Tipped via WQXR, beautiful photos of empty opera houses by David Leventi, but brightly lit and expectant–a few moments before the house doors open and the audience floods in?
I’ve been to only a few of these (winking to Andrea, who has probably been to every single one, lucky dog). The most memorable was Paris’ Garnier, where I went on an extensive tour specifically for people who worked in opera. It is an extraordinary building. If opera is the 19th century in music, then the Palais Garnier is the 19th century in stone.
The photos also evoke those haunting pictures of movie house screens by Hiroshi Sugimoto. Those have the added mystery that comes from his having left the shutter open for the entire film, resulting in a blank screen.
Since these empty spaces might seem a bit gloomy, here’s a famous picture of the old Metropolitan Opera House (39th and Broadway) filled to rafters for the final gala performance in 1966, before it moved uptown to its present site. The exciting “new” singer at the gala was Renata Tebaldi, but the singer people went crazy for was Zinka Milanov, who owned the old Met in Verdi. (I have this on good authority, namely my opera-loving uncle, who was there.) She connected to a style of singing that went back to the golden age (or ages), heard in many of the houses above once.
Washington Post Copyeditor extraordinaire and proprietor of the http://www.theslot.com/, a blog for copy editors, (check out the advice for caption writers under “Sharp Points”) has written a new book.
Looks like fun. A few bits:
“Anal-retentive: As a matter of fact, it does have a hyphen. Thank you for your interest.”
“Shephard: To shephard a plan is to take it on a fifteen minute suborbital flight while sporting a jaunty crew cut. You probably mean shepherd.”
“Armed gunmen: They’re the worst kind.”
“Without further ado: It’s a ridiculous cliché. Even when you don’t make the mistake of spelling it adieu.”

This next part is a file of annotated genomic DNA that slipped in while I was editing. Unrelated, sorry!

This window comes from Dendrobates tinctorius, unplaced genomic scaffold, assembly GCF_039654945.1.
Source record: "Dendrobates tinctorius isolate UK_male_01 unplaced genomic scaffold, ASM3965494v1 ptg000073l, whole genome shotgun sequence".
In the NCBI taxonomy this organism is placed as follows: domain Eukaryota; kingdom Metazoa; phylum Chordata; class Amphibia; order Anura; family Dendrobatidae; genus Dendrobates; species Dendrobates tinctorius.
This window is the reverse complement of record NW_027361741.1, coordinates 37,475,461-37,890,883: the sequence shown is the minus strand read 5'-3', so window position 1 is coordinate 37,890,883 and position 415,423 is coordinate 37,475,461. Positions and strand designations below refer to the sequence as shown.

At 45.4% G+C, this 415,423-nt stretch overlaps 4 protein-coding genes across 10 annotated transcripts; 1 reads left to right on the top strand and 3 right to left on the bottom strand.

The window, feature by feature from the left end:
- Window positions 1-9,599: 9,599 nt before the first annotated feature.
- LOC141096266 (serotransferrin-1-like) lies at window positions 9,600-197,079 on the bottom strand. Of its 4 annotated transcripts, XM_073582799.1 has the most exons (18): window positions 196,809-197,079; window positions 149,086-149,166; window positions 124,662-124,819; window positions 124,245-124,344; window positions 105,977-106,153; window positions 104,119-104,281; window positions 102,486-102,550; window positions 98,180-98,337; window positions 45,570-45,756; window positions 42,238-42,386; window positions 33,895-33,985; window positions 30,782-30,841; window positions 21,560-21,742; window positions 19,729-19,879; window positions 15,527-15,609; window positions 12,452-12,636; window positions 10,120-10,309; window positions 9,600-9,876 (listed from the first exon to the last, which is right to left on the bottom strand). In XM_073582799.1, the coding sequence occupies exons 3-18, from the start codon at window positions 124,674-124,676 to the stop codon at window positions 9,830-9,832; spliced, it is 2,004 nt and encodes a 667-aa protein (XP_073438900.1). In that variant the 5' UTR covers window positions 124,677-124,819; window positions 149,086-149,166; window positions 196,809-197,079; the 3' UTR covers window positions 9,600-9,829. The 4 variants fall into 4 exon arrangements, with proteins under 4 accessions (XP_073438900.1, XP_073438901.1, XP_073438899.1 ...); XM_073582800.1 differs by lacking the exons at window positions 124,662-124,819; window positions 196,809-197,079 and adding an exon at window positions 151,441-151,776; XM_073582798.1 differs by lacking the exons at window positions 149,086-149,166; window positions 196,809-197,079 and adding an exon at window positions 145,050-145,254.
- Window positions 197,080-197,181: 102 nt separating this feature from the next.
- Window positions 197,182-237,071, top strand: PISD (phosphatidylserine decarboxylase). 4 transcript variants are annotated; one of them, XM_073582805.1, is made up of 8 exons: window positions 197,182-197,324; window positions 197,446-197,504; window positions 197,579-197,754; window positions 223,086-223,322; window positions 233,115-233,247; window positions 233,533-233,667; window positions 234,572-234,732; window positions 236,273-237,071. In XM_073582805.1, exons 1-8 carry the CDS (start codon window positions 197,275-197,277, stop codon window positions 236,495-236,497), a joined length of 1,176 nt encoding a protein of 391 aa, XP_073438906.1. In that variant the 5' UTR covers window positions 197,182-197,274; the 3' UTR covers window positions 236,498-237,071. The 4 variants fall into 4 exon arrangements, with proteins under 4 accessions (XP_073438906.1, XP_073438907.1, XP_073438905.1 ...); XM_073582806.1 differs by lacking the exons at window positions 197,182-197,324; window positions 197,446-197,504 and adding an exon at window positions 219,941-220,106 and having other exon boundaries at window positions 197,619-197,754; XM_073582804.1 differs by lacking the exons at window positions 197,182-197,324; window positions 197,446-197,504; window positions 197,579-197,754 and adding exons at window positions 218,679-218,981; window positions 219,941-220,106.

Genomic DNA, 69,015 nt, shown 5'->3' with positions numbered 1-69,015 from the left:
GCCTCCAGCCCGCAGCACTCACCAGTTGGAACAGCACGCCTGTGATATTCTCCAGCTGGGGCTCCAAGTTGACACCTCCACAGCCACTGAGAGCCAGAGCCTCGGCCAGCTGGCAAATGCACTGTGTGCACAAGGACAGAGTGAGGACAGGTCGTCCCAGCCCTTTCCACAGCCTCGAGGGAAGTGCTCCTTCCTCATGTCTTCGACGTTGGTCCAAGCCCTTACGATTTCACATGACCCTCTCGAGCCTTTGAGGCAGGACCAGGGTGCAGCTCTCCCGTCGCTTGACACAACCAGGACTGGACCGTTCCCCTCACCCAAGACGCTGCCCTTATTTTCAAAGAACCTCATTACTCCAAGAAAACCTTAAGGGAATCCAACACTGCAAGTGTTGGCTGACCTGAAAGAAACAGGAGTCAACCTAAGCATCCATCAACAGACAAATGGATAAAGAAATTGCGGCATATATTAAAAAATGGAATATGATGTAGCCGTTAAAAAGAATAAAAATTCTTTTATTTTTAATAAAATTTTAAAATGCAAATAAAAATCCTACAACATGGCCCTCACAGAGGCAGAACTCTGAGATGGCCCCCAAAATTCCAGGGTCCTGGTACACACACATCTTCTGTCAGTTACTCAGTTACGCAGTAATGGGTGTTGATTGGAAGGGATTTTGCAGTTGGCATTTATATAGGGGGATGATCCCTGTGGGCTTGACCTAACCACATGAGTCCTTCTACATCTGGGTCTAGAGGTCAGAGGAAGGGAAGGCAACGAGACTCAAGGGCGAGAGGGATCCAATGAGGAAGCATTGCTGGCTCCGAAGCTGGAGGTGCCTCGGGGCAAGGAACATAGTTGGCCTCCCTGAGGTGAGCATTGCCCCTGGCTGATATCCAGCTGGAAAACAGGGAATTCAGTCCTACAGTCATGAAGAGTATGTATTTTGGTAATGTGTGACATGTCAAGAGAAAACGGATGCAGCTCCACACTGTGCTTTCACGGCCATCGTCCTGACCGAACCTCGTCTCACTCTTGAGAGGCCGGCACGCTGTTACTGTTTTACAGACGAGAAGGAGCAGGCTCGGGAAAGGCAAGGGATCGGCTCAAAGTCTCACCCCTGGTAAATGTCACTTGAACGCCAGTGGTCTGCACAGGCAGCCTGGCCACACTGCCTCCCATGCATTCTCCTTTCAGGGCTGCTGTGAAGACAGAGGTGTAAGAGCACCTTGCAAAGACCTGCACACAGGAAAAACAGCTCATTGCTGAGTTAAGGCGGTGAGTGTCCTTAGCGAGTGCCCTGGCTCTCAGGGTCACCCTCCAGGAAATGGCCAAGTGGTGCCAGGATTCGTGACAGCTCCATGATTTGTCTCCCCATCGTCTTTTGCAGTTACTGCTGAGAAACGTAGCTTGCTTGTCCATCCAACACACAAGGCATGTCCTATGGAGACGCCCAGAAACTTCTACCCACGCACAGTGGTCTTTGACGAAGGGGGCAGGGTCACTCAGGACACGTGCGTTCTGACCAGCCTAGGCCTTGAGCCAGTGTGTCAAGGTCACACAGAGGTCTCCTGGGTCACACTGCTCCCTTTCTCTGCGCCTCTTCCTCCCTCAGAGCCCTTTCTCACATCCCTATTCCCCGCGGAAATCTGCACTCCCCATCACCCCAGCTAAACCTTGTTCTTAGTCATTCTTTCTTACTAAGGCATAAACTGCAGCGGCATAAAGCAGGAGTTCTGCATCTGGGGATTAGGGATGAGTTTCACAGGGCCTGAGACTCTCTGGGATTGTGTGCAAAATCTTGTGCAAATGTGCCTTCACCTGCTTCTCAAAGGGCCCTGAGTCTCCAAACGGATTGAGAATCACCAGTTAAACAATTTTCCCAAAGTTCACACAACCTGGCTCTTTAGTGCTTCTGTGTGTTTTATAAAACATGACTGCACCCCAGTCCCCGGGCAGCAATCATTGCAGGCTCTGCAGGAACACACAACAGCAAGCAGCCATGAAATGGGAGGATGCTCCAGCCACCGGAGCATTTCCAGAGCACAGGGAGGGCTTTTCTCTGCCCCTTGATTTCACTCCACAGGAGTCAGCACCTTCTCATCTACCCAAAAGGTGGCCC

Another in the series “Comedians in Cars Getting Coffee,” with this great line from Jerry.
“I’ve figured out that the non-event is the best part of life.”
A rundown of all the Mac news from yesterday (when I was busy looking under the bed for my civil liberties, and asking Verizon to restore emails I lost in 1995),
Most striking thing to me was the look of the new Mac Pros, in Brian Lam’s description:
It’s shaped like a cylinder and it’s black. The entire rig is built around a triangular “thermal core” which everything hot is mounted to. The air sucks up from the bottom and spits out the top, like a dustbuster combined with a hairdryer.
I don’t know enough to assess the worry about whether Apple needs to get its groove back or not, but doubt that the word dustbuster is one they are eager to see associated with their brand.
Tipped by Leiter Reports, some nice bits from a Kindle Commonplace book on philosophy:
”Mind is classified by the US Post Office as Second Class Matter”–From the front cover of Mind
”Philosophy is to the real world as masturbation is to sex.” –Marx
”I like to do all the talking. It saves times and prevents arguments.” –Oscar Wilde
Heidegger has been mistranslated. His major work is really “Being on Time.”
The University of Alabama was desegregated. Ed Kilgore has a good post,
“But that evening, having won this important battle, John F. Kennedy surprised his own staff by requesting network television time, and made the speech that forever identified the 35th president of the with the civil rights movement.”
Education leaders are so freaked out these days about educating a STEM workforce adequately and worrying about whether MOOCs will put them out of business that they don’t often talk about the social justice mission of education, the guiding ethos of most of my (mostly public) schooling in the 60s and 70s.
U.S. News has a rundown as well, with historical reporting and opinion, a fascinating time capsule.
Ed Kilgore at Washington Monthly has provocative reflections about Edward Snowden, the now famous Booz-Allen contractor and source for the NSA story.
What’s my own gut reaction to the hundreds of images of Edward Snowden all over the Internet and television today? Not immediately positive, I must admit. For a putative martyr, Snowden’s had a pretty cushy existence, it seems, and yeah, there’s pretty clearly a narcissism problem when someone in his 20s decides to give Barack Obama a chance to “keep his promises” before leaking what he knew about PRISM.
The Guardian calls him a “brave whistleblower.“
And the New Republic asks if he’s more Aaron Swartz than Bradley Manning?
Only two things seem like safe bets: the story will keep unfolding, possibly until it reaches, god help us, the Cincinnati IRS office somehow, and it was one tough day at Booz Allen Hamilton. We outsource wars, we out source security, we let banks outsource bank failure (to the public). Scandal, so far, seems non-out sourceable, although I suppose Booz could be calling up McKinsey for crisis management right about now…